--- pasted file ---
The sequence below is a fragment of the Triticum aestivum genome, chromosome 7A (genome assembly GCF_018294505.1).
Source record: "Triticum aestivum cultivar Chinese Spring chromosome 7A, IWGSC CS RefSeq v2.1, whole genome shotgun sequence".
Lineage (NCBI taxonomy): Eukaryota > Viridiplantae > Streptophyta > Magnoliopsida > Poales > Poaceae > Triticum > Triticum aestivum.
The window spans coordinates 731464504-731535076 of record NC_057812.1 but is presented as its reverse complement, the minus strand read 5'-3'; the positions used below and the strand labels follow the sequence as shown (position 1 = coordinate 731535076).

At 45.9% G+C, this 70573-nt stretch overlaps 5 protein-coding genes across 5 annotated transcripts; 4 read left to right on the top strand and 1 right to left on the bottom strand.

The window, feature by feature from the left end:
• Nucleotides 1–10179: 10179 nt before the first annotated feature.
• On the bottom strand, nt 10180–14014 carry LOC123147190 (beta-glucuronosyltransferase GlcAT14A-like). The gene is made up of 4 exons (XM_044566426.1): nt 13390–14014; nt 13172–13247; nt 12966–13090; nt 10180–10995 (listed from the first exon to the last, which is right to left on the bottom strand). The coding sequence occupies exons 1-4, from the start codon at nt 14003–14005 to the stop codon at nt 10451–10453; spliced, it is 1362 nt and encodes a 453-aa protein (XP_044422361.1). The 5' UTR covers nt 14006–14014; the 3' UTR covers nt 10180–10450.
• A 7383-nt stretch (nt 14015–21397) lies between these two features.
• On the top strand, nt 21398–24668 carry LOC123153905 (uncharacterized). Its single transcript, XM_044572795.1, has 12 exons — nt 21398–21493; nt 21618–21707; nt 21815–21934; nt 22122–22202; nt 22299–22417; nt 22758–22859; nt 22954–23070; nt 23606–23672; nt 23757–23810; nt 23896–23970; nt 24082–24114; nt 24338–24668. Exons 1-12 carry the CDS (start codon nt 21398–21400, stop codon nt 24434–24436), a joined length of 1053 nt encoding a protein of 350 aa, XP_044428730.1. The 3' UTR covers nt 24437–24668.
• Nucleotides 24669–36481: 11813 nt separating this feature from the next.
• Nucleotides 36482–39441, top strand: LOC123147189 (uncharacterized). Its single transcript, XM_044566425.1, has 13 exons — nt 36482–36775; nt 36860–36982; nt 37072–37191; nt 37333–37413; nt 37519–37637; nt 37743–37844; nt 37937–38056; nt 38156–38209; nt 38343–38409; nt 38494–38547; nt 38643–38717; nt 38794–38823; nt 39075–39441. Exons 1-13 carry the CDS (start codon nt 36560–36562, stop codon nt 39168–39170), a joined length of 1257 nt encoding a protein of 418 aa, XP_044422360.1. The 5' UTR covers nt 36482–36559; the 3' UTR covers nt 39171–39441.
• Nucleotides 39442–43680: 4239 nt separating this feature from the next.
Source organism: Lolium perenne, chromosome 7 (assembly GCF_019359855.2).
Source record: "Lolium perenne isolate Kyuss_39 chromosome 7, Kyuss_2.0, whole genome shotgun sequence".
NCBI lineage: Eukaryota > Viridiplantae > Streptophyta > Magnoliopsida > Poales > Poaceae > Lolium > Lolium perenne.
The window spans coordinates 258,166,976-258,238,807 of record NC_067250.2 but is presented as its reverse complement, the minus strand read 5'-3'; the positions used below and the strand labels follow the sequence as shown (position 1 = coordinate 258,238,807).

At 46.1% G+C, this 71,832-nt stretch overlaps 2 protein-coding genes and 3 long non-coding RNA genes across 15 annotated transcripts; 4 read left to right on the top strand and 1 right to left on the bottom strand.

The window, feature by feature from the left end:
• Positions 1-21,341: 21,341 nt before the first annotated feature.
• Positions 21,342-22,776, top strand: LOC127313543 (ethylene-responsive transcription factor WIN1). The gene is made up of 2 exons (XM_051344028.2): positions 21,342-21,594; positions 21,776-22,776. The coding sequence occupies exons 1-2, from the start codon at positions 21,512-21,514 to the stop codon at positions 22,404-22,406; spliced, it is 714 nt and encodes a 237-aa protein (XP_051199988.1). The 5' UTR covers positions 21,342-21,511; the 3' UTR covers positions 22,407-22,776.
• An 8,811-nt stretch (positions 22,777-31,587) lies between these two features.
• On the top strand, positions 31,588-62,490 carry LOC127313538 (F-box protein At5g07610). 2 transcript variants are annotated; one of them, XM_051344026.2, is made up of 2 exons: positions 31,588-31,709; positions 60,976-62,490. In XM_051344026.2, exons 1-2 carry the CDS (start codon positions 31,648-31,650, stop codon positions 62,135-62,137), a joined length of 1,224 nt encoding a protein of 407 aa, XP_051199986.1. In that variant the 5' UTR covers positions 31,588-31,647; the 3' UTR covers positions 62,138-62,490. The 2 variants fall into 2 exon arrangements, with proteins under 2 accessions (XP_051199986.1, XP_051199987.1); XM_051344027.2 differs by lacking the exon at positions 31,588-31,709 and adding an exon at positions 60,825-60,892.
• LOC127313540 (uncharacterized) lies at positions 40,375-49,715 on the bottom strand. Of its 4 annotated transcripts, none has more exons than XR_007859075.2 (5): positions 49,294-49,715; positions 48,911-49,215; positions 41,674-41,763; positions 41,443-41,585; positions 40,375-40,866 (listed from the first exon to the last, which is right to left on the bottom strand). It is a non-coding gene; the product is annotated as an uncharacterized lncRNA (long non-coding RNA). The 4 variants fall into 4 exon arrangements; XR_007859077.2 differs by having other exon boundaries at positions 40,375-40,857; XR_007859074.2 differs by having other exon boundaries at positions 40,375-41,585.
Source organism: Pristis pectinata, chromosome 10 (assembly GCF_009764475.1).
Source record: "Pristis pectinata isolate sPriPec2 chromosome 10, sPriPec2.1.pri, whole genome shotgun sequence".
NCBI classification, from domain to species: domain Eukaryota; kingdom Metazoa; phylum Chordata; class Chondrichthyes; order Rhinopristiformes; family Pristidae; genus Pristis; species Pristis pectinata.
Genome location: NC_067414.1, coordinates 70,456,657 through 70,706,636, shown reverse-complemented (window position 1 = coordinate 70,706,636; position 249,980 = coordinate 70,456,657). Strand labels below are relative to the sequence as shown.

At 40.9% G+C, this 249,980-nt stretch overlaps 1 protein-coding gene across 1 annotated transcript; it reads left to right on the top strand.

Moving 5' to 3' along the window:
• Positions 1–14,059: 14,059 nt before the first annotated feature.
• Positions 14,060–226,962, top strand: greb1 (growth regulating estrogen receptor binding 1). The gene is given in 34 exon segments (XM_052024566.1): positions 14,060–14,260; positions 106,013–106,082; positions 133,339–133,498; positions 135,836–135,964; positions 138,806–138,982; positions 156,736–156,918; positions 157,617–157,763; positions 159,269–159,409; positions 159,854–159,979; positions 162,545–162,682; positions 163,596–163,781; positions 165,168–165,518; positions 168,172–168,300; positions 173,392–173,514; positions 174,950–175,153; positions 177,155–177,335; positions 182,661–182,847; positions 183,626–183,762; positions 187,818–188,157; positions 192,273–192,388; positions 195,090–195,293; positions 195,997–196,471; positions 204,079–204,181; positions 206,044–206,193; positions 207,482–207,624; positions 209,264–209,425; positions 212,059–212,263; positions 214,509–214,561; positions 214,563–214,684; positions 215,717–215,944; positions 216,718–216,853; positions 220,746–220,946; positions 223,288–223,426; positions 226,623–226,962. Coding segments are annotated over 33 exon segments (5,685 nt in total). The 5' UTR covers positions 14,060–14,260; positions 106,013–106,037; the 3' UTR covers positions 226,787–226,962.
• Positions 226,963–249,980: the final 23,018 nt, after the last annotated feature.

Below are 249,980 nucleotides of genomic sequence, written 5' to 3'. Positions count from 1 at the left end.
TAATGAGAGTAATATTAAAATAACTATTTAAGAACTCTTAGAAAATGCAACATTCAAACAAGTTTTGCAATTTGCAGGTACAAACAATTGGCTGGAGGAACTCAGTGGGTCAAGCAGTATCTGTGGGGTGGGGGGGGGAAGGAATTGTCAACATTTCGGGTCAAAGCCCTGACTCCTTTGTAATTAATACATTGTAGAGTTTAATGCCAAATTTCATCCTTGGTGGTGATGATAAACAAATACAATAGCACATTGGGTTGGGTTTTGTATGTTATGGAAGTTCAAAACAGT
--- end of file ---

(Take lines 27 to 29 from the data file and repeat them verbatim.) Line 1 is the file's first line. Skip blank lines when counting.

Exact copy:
NCBI classification, from domain to species: domain Eukaryota; kingdom Metazoa; phylum Chordata; class Chondrichthyes; order Rhinopristiformes; family Pristidae; genus Pristis; species Pristis pectinata.
Genome location: NC_067414.1, coordinates 70,456,657 through 70,706,636, shown reverse-complemented (window position 1 = coordinate 70,706,636; position 249,980 = coordinate 70,456,657). Strand labels below are relative to the sequence as shown.

At 40.9% G+C, this 249,980-nt stretch overlaps 1 protein-coding gene across 1 annotated transcript; it reads left to right on the top strand.